Clapham Junction: One of the busiest stations in the country will be gaining a direct link to the West End and beyond, so expect a lot of southern commuters to alight here for interchange into central London. Much of the construction work will take place on existing sidings, but the bus station (and church) to the north on Grant Road are scheduled to disappear.
Tooting/Balham: Now the intriguing detour. Tooting was always the intended destination in south Wandsworth, but geological surveys have found awkward ground conditions, prompting a major rethink. Relocating the station to Balham would apparently be "faster, easier, less disruptive and cheaper", so I suspect we can assume the switch is a dead cert, and that Balham's Waitrose is consequently doomed. Swift interchanges to the Northern line are guaranteed either way.
Wimbledon: As the point where Crossrail 2 trains emerge from deep tunnel and then split in two directions along existing suburban lines, the centre of Wimbledon totally gets it. There'll be worksites across either end of the existing platforms, and on the site of Centre Court Shopping Centre, and along the other side of Wimbledon Bridge. This is majorly significant disruptive stuff, all for the long-term good, but a lot of properties look like becoming 'unavailable'. The Odeon will be safe, but as for anything north of that, check the map. As a bonus, however, expect the tram terminus to be raised to street level and integrated into the town centre... and the big prize is of course 30 Crossrail trains an hour.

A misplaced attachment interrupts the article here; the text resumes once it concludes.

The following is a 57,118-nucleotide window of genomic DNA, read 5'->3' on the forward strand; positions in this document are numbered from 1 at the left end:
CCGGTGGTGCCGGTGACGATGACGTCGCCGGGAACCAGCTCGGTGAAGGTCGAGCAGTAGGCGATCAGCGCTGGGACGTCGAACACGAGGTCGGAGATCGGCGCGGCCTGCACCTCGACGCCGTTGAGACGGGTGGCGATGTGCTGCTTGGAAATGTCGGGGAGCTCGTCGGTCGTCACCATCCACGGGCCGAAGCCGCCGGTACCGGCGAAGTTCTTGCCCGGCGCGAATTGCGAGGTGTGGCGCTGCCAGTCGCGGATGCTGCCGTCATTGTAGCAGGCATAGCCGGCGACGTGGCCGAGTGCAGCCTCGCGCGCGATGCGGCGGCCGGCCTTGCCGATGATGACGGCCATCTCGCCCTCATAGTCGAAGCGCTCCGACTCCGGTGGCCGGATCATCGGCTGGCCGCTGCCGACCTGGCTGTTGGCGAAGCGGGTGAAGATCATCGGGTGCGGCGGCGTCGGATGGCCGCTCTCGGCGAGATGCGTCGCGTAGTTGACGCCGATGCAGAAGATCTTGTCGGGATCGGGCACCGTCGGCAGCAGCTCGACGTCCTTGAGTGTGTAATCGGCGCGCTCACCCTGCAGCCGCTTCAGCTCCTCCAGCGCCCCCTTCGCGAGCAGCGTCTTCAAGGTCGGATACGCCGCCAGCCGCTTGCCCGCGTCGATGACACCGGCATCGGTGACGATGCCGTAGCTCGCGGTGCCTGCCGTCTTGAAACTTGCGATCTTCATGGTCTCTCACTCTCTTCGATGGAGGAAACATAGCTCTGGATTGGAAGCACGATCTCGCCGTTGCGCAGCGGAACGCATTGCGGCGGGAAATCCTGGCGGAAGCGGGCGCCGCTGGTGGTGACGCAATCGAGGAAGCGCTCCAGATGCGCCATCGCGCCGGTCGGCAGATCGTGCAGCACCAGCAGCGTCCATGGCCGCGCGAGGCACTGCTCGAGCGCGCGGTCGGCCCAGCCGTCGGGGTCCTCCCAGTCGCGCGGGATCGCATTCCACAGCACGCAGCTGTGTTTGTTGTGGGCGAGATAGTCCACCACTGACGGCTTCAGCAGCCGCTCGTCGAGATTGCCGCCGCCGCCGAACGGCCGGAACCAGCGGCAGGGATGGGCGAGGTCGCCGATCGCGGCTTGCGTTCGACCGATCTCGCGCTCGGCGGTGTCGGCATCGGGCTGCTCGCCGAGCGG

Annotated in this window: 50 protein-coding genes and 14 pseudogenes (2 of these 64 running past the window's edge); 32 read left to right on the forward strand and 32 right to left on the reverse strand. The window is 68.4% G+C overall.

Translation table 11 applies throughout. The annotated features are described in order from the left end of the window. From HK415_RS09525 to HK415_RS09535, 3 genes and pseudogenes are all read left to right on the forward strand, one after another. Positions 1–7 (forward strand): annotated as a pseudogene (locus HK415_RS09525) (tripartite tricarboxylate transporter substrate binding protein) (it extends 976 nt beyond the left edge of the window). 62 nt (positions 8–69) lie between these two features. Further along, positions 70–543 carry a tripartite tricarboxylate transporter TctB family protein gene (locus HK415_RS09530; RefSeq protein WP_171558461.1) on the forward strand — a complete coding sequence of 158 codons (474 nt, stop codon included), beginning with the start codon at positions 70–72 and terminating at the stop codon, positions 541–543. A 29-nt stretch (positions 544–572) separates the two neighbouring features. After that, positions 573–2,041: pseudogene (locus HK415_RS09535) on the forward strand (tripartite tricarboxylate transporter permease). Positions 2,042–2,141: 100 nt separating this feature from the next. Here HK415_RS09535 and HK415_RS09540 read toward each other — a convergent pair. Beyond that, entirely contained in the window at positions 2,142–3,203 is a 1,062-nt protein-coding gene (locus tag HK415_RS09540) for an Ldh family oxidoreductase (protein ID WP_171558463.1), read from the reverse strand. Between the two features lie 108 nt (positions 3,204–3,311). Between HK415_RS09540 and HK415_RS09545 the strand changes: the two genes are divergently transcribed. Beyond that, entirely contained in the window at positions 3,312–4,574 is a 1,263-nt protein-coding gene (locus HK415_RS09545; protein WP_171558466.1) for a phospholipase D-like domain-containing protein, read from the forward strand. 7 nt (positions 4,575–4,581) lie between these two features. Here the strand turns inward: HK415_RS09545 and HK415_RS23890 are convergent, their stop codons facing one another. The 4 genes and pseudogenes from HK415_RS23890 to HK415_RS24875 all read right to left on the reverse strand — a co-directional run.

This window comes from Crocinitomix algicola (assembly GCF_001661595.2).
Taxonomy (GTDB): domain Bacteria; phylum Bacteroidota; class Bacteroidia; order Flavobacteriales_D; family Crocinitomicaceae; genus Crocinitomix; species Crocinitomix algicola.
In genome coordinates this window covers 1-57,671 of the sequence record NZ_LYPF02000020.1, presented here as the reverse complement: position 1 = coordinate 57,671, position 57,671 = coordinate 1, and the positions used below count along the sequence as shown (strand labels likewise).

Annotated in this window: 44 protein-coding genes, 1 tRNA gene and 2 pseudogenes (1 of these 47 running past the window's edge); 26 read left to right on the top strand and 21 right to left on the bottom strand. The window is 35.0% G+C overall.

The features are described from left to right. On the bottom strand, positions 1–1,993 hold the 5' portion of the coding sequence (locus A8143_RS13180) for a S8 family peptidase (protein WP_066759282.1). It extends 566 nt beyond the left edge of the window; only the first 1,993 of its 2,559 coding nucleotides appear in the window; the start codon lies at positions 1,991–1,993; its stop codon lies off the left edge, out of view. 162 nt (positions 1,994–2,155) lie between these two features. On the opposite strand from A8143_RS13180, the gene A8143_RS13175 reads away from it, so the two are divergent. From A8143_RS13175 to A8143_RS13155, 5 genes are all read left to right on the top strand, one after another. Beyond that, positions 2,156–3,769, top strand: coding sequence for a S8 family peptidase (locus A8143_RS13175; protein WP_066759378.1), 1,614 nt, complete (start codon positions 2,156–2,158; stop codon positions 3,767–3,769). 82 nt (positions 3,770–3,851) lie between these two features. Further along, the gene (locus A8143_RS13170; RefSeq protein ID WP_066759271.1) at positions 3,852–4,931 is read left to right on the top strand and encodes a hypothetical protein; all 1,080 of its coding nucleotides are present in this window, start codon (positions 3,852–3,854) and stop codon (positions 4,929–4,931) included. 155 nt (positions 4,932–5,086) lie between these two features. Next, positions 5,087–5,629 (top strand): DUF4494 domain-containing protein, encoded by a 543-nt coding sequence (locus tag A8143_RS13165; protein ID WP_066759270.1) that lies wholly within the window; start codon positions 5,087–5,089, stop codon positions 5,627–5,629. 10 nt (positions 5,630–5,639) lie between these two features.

Wimbledon to New Malden/Motspur Park: Here's the big southwestern split, with some additional tracks required on the way to New Malden. More frequent trains will also require "a small number" of existing level crossings to be closed, and Network Rail "will work closely with local communities and the local authority to find an appropriate resolution for each". The big payback here is that diverting suburban trains into a brand new tunnel creates considerable additional capacity on the existing mainline into Waterloo, where services can (eventually) be enhanced.
Motspur Park to Epsom: This branch would retain some existing Waterloo services as well as four Crossrail trains an hour.